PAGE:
It is similarly difficult, Joll shows, to draw sweeping conclusions about the role of economic factors in the origins of the war. To be sure, “merchants of death” like Krupp and Creusot and Vickers had profited from their nations’ armaments orders, but they also profited from foreign arms orders, which could be cut off in a general European war. And for every economic lobby pressing for higher tariffs against foreign rivals, there were others anxious to preserve international trade on which they at least depended so much: Britain, for example, was Germany’s best customer in 1914. As for the much-maligned bankers, most of them were petrified at the idea of a European conflagration, which would ruin credit and disrupt their cosmopolitan world. The aged Lord Rothschild’s desperate attempts (in vain) to stop the London Times’s agitation for firm British intervention on behalf of France offers an ironic commentary on the alleged power of high finance to decide the fate of nations in 1914.
If historians, as J.H. Hexter once claimed, can usually be divided into “lumpers” and “splitters,” then Joll is certainly a member of the latter camp in dealing with so many of the proposed interpretations of the origins of the war. He soberly dissects and dismisses sweeping hypotheses: he writes, for example, “Considerations of domestic policy obviously played their part, but it was an ambiguous one and differed much between one country and another.” This is undoubtedly correct, but it is not the sort of language to cause excitement among historians. Yet if Joll is cautious in dealing with prewar strategy, economics, and domestic politics, he is at his best, assured and original, in handling what he calls “The mood of 1914,” that is, the emotions of nationalism, escapism, and struggle that permeated both people and their leaders in those years. This chapter echoes Joll’s brilliant 1968 inaugural lecture at the London School of Economics, “1914: The Unspoken Assumptions,” but it takes the analysis deeper, showing the reader how widespread was the “willingness to risk or to accept war as a solution to a whole range of problems, political, social, international….” It is not by looking at one fear or calculation in the minds of Europe’s leaders that we will get an explanation for why the Sarajevo crisis escalated so swiftly and widely; but by understanding all the antagonisms, phobias, and ambitions, we will see how plausible a general conflict was once this tinderbox of mentalités had been ignited by Princip’s gun. In this view, the war plans, the strategic fears, the alliance obligations, the domestic calculations, far from being independent factors, can be seen as reflections of something more basically wrong in pre-1914 Europe. This may not be that “profound Hegelian insight in which everything…would be related to everything else,” but it is a clever intellectual historian’s way of tying the disparate threads together.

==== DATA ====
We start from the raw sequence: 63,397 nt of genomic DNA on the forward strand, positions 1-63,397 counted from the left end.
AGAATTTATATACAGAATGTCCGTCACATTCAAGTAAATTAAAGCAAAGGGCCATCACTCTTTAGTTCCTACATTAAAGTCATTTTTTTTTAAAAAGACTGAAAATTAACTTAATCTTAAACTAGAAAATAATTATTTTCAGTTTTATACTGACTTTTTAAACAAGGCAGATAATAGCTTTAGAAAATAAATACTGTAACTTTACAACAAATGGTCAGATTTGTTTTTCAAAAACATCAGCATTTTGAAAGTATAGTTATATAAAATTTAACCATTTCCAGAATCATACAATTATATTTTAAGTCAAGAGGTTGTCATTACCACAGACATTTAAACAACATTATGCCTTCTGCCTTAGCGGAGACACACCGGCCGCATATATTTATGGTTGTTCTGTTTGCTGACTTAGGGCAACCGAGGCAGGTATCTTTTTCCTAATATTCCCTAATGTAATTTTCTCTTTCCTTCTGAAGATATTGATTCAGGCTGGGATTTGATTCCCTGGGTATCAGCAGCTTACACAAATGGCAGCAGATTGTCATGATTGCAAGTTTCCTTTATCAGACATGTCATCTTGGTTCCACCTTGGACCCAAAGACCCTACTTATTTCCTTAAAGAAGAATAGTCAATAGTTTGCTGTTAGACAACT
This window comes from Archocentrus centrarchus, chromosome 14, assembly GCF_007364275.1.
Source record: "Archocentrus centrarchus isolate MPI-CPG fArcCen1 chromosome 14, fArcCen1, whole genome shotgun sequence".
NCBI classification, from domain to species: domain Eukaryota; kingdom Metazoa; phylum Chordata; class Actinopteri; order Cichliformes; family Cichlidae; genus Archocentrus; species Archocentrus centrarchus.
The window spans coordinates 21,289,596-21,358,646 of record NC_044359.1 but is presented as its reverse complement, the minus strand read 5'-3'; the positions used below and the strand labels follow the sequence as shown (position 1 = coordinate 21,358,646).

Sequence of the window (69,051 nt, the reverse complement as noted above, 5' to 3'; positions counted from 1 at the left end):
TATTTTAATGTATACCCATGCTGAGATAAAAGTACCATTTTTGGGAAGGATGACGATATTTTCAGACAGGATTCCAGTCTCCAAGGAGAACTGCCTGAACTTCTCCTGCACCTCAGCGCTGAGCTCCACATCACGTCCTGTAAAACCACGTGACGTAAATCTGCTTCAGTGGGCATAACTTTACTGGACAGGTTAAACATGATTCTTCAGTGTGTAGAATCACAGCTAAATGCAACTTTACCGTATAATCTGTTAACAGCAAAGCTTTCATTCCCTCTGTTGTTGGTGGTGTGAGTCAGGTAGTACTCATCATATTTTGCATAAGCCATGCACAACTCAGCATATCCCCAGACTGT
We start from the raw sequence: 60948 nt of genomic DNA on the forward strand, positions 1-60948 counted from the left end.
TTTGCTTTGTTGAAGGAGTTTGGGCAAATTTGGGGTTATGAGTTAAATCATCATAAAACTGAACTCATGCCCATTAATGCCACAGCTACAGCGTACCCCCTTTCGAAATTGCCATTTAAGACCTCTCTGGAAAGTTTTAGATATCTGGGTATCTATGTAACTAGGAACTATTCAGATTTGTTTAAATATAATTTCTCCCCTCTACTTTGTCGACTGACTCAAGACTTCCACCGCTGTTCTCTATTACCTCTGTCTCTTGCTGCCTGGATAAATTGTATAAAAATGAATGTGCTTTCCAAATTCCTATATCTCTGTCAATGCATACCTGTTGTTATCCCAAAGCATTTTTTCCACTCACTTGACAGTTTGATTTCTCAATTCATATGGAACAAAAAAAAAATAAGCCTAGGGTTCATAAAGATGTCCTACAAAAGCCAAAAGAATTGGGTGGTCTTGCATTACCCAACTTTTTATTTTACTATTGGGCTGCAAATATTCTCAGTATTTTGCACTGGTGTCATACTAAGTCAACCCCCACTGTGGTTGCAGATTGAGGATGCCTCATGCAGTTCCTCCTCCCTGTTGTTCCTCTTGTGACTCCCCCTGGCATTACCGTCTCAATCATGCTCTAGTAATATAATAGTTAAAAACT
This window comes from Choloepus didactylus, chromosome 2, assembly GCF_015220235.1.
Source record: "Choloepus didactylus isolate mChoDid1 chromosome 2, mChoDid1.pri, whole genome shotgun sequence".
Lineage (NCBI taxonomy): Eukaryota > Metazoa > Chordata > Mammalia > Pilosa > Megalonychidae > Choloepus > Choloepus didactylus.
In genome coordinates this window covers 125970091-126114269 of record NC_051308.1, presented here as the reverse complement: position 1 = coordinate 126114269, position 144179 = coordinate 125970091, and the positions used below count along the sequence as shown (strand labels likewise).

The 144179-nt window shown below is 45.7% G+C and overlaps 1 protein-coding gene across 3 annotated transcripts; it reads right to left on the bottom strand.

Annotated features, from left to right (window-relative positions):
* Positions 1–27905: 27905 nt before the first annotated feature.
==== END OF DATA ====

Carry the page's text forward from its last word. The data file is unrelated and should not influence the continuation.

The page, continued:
Further than this Joll will not go. He has given us, in what is the best single-volume synthesis of the subject, both a survey of the forces at work in pre-1914 Europe, and a commentary upon the different ways in which historians have explained the outbreak of war. We are free, if we wish, to adopt any one of the single-cause theories discussed in this book—but with the knowledge now of the defects in each. What is much more likely is that we will finish Joll’s book much more aware of the complexities of this subject, of the newer controversies and the latest research on each aspect of the story. As for students, although a great many of them may buy Joll’s book, it will not provide them with an easy one-sentence answer to the question “What caused the Great War?” But after reading it, they should have a better sense of the intricate web of history and of the dangers of producing simple answers to complex issues—whether in 1914 or in 1985.
March 14, 1985
See Miles Kahler, “Rumors of War: The 1914 Analogy,” Foreign Affairs (December, 1979), pp. 374–396. Barraclough’s views are in his From Agadir to Armageddon: Anatomy of a Crisis (Holmes and Meier, 1982), Kennan’s in his The Fateful Alliance (Pantheon, 1984). ↩
A.J.P. Taylor, War by Timetable: How the First World War Began (London: Macdonald, 1969). ↩